As a form of aestheticization, beauty is reproached for not being in actual contact with the environment, not taking sufficient account of reality, in the urgency of what the experts are telling us of changes in a world in which living species are disappearing and the survival of humanity is threatened, and without any obvious steps being taken to change our way of life. I have opposed this pragmatic conception of “too much reality” that prevents us from changing the order of things, in particular the globalized capitalist logic. The gap with reality is at the very foundation of aestheticization, it enforces a distance, frames our perspective, creates an anticipatory fiction. Without a gap we are condemned to a neutralization of all thought and action: there can be no revolt, no reversal of situation, no change of paradigm. The neutralization of imagination and aesthetic feeling makes censorship useless, all control superfluous, if we understand the ideological stakes, we also understand it leads our society to undergo a consensual force condemning it to inertia.

The gap that art constitutes is the most obvious manifestation of our memorial and imaginative cognitive functions. An artwork is the materialization of a vision of our memory, a memory more or less fantasized (our childhood home…), or a vision of our imagination, arriving in a dream, a day dream, through thought… in resonance or in apparent disconnection with current events. What is important to understand is that we cannot have a perspective on the present or reality, without an aesthetic, cultural, spatial or temporal gap.

Dreamlike beauty is so exploited for the purposes of consumption that we might be tempted to wonder in what spaces of desire and sensation could our dreams unfold today. But why would we be led to believe that in our postmodern societies the dream would have lost its capacity to constitute a gap? For this is how the artistic fictions of our duo come into play. These nocturnal or awakened images intermingle with the images the place of the performance inspire in us. For Philippe Descola, there is no difference between travel stories and fiction. It is a matter of incorporated knowledge, which is a part of the logic of sensible, subjective and concrete qualities at the same time. There is no need to separate the thought experiment of the poet, artist or philosopher from the life experience offered by the curiosity of the traveler, which the different peoples of the world sometimes share with them. Travel stories and fiction tell the story of what keeps people together, today and in different places. For Descola, the dream is the experience of another modality of existence, made of transformation, metamorphosis, and role exchange. The dream is an encounter with the other, and that is what creation intends to offer: creation is the continuation of dream, it takes its source in the dream that it prolongs and allows to last (Figure 4).

Figure 4.

Hantu (#5) “Body and Trees/Corps et Arbres”, performance n°13, Puy-de-Dôme, France, 2014 [©Hantu (weber + delsaux)].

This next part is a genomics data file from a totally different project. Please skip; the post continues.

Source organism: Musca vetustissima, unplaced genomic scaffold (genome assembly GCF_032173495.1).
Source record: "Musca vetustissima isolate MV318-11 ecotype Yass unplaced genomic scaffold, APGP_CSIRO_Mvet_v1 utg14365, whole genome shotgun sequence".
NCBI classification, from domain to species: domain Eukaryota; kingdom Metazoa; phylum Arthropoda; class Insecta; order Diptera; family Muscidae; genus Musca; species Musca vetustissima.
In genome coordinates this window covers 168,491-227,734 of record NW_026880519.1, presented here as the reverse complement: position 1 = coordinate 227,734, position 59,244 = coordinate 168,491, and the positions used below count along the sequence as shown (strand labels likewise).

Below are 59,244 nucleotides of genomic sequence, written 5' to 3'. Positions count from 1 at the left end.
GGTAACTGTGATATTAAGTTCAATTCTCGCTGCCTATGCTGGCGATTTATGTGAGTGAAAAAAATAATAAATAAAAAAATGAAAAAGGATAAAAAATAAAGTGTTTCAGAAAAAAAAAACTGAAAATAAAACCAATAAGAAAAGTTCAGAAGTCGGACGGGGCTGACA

The waking dream and exchanges with ghosts [8] solicit our faculties of imagination and representation in a unified and multi-dimensional personal cosmogony, unlimited in space or time. From the observation of the divisions and partitions between the different fields of the natural and cultural sciences—which ended up being established at the end of the nineteenth century and which includes anthropology—Philippe Descola proposes an ecology of the other. His research on the different ways of apprehending and perceiving the world, decrypting and describing the environment, allows him to classify and identify, then to recompose an ecology of relations between humans and non-humans:

“[…] for each of us, wherever we are, inventing and cultivating modes of reconciliation and types of pressure that can lead to a new universality, open to all components of the world and respectful of some of their particularities, in the hope of warding off the distant deadline to which, with the extinction of our species, the price of passivity would be paid in another way: by abandoning to the cosmos a nature become orphaned by its rapporteurs because they had not been able to grant it any real means of expression.” [9]

“The new universality” that Descola calls for is as reminiscent of Cassirer’s ethics, emancipation, and metasymbolic as it is of ‘aesthetic ecstasy’. However, in the sense of beauty where creation is at work there exists a powerfully subversive dimension to which the artist cannot renounce, not even for fear of the extinction of our species: art is the search for a complicity in the refusal of consensus, feeling together from a unique point of view.

For Jacques Darriulat:

“To meet, you have to be at least two. At the source of imaginary maieutics, in the atomic moment of astonishment, consciousness intersects the world and the subject intersects the object. […] Aesthetic encounter is an experience of subversion, and the artwork is engendered by the original coupling of the spirit intoxicated by the ecstasy of sensation and reality which suddenly makes a sign.” [10]

With emancipatory and provocative avant-gardes, the role of art has been to sweep away moral prejudices with violence, to question the very order of things and to confront us with a dark, dizzying nothingness… Have ecological and economic changes along with the amplification of the migration crisis directly and permanently changed the role of art by subordinating it to more pressing questions? Once again in art history it is a question of interrogating the utility of creation and aesthetic feeling: admitting that Ethics is the ultimate form of development for human intelligence that remains for the radicality of the aesthetic experience. As a consequence what sense should I give to the performances we perform in the wilderness?